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Real Estate Investment Trusts

Why REITs could help balance your investment portfolio

A Wells Fargo investment strategist explains that a real estate investment trust, or REIT, may enhance a portfolio’s returns — but the extra returns can come with added risk.

August 30, 2016

In September, the number of industry sectors tracked by the Standard & Poor’s 500 Index expands from 10 to 11. The new sector is Real Estate, and includes two new industries within it: Real Estate Management and Development, and Equity REITs for Real Estate Investment Trusts*, so we asked John LaForge, head of Real Asset Strategy for Wells Fargo Investment Institute, about this investment option.


Q: What is a REIT, and how does it work?

John LaForge of Wells Fargo Investment Institute
LaForge

LaForge: A REIT, or real estate investment trust, is a company that owns (and typically manages) income-producing real estate for investors. There’s broad interest in REITs because buying and managing properties can be lucrative but also confusing, expensive, and time consuming. In fact, the only experience many people have with purchasing real estate is when they buy a home, and that certainly isn’t an income producer!

REITs trade like stocks on stock exchanges, offering investors a way to own commercial and residential real estate and thus get consistent income, inflation protection, and growth. When you buy a REIT, you are pooling your money with other investors to buy a portfolio of real estate holdings.

The two main differences between a traditional corporate stock and a REIT are that REITs, by law, must generate 75 percent of their value from real estate-related sources. And second, 90 percent of a REIT’s income must be distributed back to investors. That’s normally done through dividends.

Q: Where do REITs fit in an investment portfolio?

LaForge: We believe REITs are considered real assets in the investment world because their income and value are tied directly to the properties. But REITs also can have stock and bond characteristics — offering growth potential (like stocks) and the potential for consistent income (like bonds). Since REITs don’t always follow the price moves of stocks and bonds, they can help diversify a portfolio. REITs can enhance a portfolio’s returns, but the extra returns can come with added risk.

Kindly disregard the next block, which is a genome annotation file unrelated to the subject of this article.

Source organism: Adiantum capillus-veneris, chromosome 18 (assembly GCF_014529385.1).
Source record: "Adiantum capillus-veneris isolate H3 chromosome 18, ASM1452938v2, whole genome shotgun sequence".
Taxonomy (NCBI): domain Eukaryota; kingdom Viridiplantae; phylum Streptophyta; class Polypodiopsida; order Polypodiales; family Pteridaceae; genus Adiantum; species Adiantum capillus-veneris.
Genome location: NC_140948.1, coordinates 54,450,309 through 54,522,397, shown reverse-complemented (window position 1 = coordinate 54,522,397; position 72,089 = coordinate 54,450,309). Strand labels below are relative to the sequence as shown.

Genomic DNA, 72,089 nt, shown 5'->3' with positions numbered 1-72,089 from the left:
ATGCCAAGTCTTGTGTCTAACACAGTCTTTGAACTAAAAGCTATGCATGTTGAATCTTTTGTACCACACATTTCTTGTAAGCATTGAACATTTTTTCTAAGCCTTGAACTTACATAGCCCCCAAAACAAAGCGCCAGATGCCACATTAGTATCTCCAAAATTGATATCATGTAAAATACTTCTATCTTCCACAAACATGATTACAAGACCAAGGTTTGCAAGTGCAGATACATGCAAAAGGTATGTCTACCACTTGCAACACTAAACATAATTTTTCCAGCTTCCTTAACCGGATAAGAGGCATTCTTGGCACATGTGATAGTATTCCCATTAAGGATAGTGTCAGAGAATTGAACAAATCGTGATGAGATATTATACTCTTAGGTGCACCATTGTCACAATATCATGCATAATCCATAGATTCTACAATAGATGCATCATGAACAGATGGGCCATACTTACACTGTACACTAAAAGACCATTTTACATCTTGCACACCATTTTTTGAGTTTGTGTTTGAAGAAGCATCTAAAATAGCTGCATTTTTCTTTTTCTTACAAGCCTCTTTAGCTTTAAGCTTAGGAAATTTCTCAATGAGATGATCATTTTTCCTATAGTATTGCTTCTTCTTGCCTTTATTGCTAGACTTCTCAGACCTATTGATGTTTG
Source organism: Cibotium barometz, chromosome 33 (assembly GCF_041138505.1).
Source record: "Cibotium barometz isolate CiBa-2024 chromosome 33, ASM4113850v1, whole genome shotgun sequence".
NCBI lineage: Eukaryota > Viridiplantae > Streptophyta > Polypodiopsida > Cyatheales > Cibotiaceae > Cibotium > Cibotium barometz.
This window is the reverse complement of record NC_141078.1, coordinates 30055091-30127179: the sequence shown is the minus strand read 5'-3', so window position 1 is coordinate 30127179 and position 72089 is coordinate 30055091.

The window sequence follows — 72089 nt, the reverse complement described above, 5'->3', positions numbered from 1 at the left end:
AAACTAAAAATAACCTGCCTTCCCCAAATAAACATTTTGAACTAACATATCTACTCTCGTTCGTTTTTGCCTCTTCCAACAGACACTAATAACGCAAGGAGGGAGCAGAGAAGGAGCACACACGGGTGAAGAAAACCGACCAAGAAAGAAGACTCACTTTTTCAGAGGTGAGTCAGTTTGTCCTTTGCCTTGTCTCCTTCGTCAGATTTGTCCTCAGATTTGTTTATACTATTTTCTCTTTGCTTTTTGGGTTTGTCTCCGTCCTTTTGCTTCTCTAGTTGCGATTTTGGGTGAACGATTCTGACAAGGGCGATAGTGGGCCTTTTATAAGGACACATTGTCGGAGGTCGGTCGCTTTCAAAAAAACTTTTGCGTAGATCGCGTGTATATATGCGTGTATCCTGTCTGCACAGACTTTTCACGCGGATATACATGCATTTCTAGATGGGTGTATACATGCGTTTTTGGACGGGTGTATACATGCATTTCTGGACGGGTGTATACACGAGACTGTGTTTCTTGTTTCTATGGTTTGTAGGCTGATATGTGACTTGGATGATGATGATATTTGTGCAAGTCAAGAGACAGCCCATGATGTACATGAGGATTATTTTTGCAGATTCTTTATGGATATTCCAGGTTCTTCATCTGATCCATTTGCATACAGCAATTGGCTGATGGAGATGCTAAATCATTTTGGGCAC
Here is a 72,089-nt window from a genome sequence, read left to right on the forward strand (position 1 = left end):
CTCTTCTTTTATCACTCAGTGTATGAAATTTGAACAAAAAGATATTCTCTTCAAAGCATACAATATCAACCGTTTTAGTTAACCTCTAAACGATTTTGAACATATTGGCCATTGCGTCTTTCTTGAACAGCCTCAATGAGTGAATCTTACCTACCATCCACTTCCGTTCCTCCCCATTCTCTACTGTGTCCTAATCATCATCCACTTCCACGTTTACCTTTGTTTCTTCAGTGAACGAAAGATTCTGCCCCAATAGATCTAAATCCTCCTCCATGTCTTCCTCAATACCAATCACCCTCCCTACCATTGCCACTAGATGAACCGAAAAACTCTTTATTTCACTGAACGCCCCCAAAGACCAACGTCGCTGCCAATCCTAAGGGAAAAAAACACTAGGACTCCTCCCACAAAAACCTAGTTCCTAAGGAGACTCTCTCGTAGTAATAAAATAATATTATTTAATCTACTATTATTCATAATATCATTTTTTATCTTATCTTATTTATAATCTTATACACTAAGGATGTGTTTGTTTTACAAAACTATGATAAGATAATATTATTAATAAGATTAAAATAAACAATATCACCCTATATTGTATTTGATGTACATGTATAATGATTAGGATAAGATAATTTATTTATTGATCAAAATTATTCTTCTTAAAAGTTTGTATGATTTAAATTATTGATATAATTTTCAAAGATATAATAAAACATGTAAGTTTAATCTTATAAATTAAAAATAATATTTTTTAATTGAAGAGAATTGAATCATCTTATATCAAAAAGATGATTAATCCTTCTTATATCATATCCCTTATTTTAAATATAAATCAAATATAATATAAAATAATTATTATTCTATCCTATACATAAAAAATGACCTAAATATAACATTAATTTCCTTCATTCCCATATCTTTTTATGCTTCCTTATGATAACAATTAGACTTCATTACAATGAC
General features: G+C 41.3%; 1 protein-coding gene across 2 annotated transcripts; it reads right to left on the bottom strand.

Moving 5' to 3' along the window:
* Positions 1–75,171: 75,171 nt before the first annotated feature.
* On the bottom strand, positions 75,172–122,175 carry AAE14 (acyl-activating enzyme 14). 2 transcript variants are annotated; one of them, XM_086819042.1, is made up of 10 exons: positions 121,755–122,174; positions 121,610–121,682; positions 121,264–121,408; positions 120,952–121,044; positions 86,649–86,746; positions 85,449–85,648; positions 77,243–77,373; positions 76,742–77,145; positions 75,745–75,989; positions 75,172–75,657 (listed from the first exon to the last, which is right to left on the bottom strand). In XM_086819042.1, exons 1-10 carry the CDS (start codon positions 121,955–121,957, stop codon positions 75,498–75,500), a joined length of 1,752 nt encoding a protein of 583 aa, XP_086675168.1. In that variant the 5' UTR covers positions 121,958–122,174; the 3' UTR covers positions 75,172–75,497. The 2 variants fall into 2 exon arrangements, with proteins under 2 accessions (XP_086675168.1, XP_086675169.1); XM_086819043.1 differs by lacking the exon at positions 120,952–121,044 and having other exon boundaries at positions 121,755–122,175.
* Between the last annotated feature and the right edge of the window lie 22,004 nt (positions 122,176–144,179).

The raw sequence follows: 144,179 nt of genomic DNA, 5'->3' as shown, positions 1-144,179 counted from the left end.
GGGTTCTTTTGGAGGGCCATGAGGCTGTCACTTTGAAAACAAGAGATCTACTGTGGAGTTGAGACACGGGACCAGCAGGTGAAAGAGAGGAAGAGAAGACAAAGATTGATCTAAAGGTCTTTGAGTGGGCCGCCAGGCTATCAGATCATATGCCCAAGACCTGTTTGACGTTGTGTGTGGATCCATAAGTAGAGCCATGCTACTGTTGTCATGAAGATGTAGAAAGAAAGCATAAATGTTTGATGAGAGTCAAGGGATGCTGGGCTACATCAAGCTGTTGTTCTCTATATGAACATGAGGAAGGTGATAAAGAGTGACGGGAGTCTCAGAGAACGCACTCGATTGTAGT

And there are hundreds of REITs. Some can be diversified, while others specialize in specific categories such as office buildings, health care buildings, retail shopping centers, hotels, and industrial plants.

How REITs work infographic

Q: What’s the history of REITs?

LaForge: REITs were first introduced as an asset class in 1960, but they were not broadly embraced by Wall Street until much later. They officially joined the S&P 500 Index in 2001, within the Financials sector. But in September 2016, the S&P 500 is creating an 11th sector, called Real Estate, which includes the REITs industry group.

Wall Street believes REITs are truly different from the average corporate equity and should be treated as such, and Wells Fargo agrees.

Mortgage REITs will remain in the Financials sector because they manage loans versus properties.

REITs have been one of the most consistent outperforming major asset groups in recent years. In fact, their average annualized gain from 2001 to 2015 was more than 8 percent — besting both stocks and bonds.

REITs can go up or down in the short term, so it’s important for investors to remember that having REITs in a portfolio is a long-term proposition. While they carry added risk, investors historically have been paid for taking that extra risk with greater returns.

Recently, apartment REITs have fared well as millennials who are unable to afford homes rent apartments instead, while mall REITs haven’t performed as well as shoppers increasingly go online.

Q: What about the impact of low interest rates and a slow-growing economy?

LaForge: Like other major asset groups, REITs can be affected by the economy. Should interest rates rise quickly and significantly, REITs could become more volatile than other investments. And since REIT values revolve around their underlying real estate holdings, economic downturns can negatively affect REIT values.

*For more about real estate investment trusts, see the Wells Fargo Investment Institute reports “How do Real Estate Investment Trusts Work?” (PDF) and “Global Real Assets Strategy Report: REITs – Attention Everyone” (PDF).

Wells Fargo also has a dedicated REIT Finance Group in Wells Fargo Commercial Real Estate to serve the banking and financing services needs of REITs.


Risk Factors

There are special risks associated with an investment in real estate, including the possible illiquidity of the underlying properties, credit risk, interest rate fluctuations and the impact of varied economic conditions.

Mortgage REITs specialize in mortgages and will be subject to interest rate fluctuations and to the spread between short-term and long-term bond rates.

Wells Fargo Investment Institute, Inc. (“WFII”) is a registered investment adviser and wholly-owned subsidiary of Wells Fargo & Company and provides investment advice to Wells Fargo Bank, N.A., Wells Fargo Advisors and other Wells Fargo affiliates.

Wells Fargo Bank, N.A. is a bank affiliate of Wells Fargo & Company.

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